Archive for November, 2009


A. has been fashioning hats for himself and his friends, using various cutting-edge materials.

The above hats were made out of kleenex. He put the kleenex wad on the giraffe’s head, saying “Hat.” These hats were of the variety that can be worn two or three at a time.

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Zip It Good

Mister Finn has been talking a lot about zippers lately, except he says zippet instead of zipper. I started singing him Push It by Salt-n-Pepa, except instead of “Push It” of course we both say “Zip It.” He zips my sweatshirt up and down and says “Oh, zip it.”  I say “Zip it good.”  And the cuddly thing in a purple panda sleeper sweetly replies “Zip it real good.” The whole routine makes me nutty and I devour his cheeks.


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Our Daily Bread

I have very few moments where my domestic abilities flourish into a prowess that I fantasize might make Martha Stewart faint with envy. Ok, maybe there’s just one. I make Mister Finn’s food. I cook him meat and vegetables (because he bizarrely prefers them to fruit and grains), purée them in the blender, fill these little BPA-free containers, and freeze them in labeled bags. It’s actually not that hard. But I always feel proud when I peer into the freezer and see these colored bricks glistening with freezer dew.


{clockwise from top left: cherries, spinach and beef, mango and chicken, sweet potatoes, pears and pork}

As is common with preemies, Mister Finn has a now-ingrained physiological suspicion of new textures coming towards his face and going down his throat. Chunky foods cause much distress and usually end in gagging and vomiting. We are making improvement with chunky solids, but it’s really slow. We’re seeing an Occupational Therapist who maintains that we’re all doing great; even though our 17 month old can barely choke down a miniscule bite of pineapple.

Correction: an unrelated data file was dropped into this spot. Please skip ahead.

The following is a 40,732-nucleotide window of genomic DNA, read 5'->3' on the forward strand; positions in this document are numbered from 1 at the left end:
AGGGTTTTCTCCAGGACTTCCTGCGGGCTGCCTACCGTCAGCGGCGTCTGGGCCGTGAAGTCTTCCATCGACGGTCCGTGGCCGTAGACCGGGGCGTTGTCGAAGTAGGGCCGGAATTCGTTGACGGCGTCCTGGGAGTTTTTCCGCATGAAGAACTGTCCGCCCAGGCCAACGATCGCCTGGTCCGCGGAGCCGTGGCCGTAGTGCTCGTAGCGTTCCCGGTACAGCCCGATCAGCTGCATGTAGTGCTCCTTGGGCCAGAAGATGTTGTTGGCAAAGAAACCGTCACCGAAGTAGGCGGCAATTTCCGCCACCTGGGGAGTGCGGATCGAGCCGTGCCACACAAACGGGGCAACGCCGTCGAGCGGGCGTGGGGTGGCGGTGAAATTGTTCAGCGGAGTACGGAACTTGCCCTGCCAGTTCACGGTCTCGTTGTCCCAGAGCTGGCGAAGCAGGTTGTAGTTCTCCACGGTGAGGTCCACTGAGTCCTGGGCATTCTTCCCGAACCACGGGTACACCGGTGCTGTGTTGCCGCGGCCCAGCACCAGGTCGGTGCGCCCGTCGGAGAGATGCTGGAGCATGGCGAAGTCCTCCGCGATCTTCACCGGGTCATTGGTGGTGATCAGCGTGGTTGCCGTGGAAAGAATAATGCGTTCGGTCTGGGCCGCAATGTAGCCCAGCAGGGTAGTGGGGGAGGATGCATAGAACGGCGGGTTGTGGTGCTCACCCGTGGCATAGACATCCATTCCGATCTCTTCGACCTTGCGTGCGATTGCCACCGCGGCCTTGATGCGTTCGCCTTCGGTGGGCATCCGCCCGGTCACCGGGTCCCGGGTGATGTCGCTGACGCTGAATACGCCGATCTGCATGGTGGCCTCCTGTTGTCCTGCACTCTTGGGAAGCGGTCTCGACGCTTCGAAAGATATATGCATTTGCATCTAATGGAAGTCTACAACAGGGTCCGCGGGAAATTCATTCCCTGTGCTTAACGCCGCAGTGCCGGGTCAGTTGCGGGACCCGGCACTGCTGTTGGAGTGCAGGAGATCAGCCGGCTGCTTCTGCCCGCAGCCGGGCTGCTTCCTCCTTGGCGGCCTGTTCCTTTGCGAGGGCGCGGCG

Also, he is a blossoming tyrant toddler who must assert that he is the agent who will decide what and how much he eats.


Eating is emotional and precarious for all of us now. Sometimes we have peaceful lunches of roast beef (puréed to perfection, of course); other dinners feature screaming refusals of chicken and avocado (which he gobbled up happily the day before). The romance of my frozen orange and green cubes dissolves quickly. Along with the smattering of rejected offerings on the floor, which the puppy eagerly laps up while dodging more air strikes from the high chair.



The whole process can be exhausting.

I am grateful that my child is at least eating, as I’ve heard that many toddlers can’t be bothered with the activity. I figure the worst thing that could happen is he could end up eating soup and smoothies the rest of his life. Which won’t happen. (right?)

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